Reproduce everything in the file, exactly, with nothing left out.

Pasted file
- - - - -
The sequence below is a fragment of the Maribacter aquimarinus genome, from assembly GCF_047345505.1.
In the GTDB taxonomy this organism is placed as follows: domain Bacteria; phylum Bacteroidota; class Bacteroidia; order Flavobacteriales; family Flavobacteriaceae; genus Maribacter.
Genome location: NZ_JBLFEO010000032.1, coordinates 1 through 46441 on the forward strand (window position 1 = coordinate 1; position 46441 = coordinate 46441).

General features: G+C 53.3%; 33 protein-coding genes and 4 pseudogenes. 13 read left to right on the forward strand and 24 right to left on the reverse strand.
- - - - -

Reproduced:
The sequence below is a fragment of the Maribacter aquimarinus genome, from assembly GCF_047345505.1.
In the GTDB taxonomy this organism is placed as follows: domain Bacteria; phylum Bacteroidota; class Bacteroidia; order Flavobacteriales; family Flavobacteriaceae; genus Maribacter.
Genome location: NZ_JBLFEO010000032.1, coordinates 1 through 46441 on the forward strand (window position 1 = coordinate 1; position 46441 = coordinate 46441).

General features: G+C 53.3%; 33 protein-coding genes and 4 pseudogenes. 13 read left to right on the forward strand and 24 right to left on the reverse strand.